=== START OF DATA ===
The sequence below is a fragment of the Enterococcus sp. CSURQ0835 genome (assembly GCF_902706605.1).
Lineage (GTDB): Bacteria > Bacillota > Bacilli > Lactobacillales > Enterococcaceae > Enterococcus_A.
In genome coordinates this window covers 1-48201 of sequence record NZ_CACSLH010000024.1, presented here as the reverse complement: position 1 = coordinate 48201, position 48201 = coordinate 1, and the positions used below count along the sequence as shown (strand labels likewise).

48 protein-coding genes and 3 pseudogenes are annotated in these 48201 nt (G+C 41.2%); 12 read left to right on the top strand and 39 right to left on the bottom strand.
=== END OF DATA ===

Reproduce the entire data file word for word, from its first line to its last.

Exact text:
The sequence below is a fragment of the Enterococcus sp. CSURQ0835 genome (assembly GCF_902706605.1).
Lineage (GTDB): Bacteria > Bacillota > Bacilli > Lactobacillales > Enterococcaceae > Enterococcus_A.
In genome coordinates this window covers 1-48201 of sequence record NZ_CACSLH010000024.1, presented here as the reverse complement: position 1 = coordinate 48201, position 48201 = coordinate 1, and the positions used below count along the sequence as shown (strand labels likewise).

48 protein-coding genes and 3 pseudogenes are annotated in these 48201 nt (G+C 41.2%); 12 read left to right on the top strand and 39 right to left on the bottom strand.